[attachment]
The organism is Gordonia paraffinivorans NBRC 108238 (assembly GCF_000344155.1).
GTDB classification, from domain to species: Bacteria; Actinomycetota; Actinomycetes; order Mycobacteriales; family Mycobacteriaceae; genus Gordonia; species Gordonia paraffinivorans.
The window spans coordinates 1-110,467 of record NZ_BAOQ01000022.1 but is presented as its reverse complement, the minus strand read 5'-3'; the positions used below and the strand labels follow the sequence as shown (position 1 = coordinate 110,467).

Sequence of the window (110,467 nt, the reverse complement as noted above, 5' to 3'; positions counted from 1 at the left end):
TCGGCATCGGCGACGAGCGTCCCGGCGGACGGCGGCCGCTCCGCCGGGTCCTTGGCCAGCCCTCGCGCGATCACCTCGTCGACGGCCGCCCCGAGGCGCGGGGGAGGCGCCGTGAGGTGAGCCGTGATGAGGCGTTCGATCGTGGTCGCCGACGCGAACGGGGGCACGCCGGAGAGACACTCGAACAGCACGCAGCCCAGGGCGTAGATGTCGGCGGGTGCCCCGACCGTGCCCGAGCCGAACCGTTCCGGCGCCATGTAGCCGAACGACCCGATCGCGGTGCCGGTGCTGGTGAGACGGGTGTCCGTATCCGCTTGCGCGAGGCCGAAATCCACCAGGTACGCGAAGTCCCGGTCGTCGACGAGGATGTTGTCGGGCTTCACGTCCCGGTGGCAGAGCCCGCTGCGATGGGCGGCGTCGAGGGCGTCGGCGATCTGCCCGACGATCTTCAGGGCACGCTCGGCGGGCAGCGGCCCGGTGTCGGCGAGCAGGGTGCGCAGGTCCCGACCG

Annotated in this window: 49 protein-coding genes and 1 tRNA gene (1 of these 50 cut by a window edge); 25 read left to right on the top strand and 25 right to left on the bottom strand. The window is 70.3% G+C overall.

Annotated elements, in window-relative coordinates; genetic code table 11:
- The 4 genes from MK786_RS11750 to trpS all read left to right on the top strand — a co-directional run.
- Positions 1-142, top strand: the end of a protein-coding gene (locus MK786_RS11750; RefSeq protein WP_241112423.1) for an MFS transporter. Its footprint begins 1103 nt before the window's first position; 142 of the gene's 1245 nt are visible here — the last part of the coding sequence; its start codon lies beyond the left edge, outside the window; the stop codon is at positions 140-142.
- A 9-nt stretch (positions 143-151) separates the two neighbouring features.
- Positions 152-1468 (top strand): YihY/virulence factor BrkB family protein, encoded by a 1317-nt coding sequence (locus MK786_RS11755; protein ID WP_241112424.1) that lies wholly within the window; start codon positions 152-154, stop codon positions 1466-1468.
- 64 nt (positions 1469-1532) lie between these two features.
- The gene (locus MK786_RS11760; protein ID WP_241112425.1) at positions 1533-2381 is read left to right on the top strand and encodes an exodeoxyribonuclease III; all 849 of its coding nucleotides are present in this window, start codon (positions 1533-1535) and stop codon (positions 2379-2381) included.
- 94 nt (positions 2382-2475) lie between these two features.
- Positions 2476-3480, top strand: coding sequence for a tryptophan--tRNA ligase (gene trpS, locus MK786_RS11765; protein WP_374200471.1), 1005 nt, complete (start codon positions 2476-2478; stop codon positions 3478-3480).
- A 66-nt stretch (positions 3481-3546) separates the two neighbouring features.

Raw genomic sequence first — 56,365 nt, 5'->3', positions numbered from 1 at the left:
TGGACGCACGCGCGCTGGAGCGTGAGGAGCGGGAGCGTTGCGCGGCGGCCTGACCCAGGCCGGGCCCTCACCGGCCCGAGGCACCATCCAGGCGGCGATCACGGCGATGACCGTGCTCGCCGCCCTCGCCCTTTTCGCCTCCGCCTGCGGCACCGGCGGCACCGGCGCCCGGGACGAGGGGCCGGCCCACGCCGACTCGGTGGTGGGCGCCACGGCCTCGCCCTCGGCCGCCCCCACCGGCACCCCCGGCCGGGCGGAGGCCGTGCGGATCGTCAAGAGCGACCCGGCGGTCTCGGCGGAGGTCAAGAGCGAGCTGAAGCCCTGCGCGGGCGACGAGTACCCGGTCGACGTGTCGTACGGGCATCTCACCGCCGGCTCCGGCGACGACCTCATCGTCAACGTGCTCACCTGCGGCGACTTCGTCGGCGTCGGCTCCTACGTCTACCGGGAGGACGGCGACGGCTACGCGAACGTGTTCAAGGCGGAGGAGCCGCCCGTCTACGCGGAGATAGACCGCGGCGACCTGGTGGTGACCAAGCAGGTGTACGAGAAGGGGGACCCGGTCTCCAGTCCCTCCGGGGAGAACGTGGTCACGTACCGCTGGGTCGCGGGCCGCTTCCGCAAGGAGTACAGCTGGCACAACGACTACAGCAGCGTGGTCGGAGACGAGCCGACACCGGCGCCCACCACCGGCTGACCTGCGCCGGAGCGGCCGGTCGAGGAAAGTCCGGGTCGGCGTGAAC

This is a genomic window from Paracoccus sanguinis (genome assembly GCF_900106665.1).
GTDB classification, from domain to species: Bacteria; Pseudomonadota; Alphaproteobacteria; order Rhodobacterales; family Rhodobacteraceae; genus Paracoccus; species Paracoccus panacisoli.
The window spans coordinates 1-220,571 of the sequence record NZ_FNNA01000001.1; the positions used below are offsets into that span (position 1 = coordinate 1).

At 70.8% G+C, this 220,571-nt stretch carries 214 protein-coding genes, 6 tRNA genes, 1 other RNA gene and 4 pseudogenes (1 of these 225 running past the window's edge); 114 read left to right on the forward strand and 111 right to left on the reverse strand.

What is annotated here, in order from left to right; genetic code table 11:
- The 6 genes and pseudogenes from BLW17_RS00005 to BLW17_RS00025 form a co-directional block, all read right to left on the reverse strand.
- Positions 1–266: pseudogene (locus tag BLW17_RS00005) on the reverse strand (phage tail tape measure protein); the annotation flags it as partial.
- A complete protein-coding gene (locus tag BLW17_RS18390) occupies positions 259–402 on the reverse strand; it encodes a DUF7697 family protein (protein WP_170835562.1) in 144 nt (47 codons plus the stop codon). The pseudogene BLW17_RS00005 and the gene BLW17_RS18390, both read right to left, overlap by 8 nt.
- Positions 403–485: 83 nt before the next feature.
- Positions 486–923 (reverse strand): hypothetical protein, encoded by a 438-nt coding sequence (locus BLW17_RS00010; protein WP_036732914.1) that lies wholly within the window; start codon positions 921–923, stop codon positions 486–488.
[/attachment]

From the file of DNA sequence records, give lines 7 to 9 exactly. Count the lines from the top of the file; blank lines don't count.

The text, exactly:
Annotated elements, in window-relative coordinates; genetic code table 11:
- The 4 genes from MK786_RS11750 to trpS all read left to right on the top strand — a co-directional run.
- Positions 1-142, top strand: the end of a protein-coding gene (locus MK786_RS11750; RefSeq protein WP_241112423.1) for an MFS transporter. Its footprint begins 1103 nt before the window's first position; 142 of the gene's 1245 nt are visible here — the last part of the coding sequence; its start codon lies beyond the left edge, outside the window; the stop codon is at positions 140-142.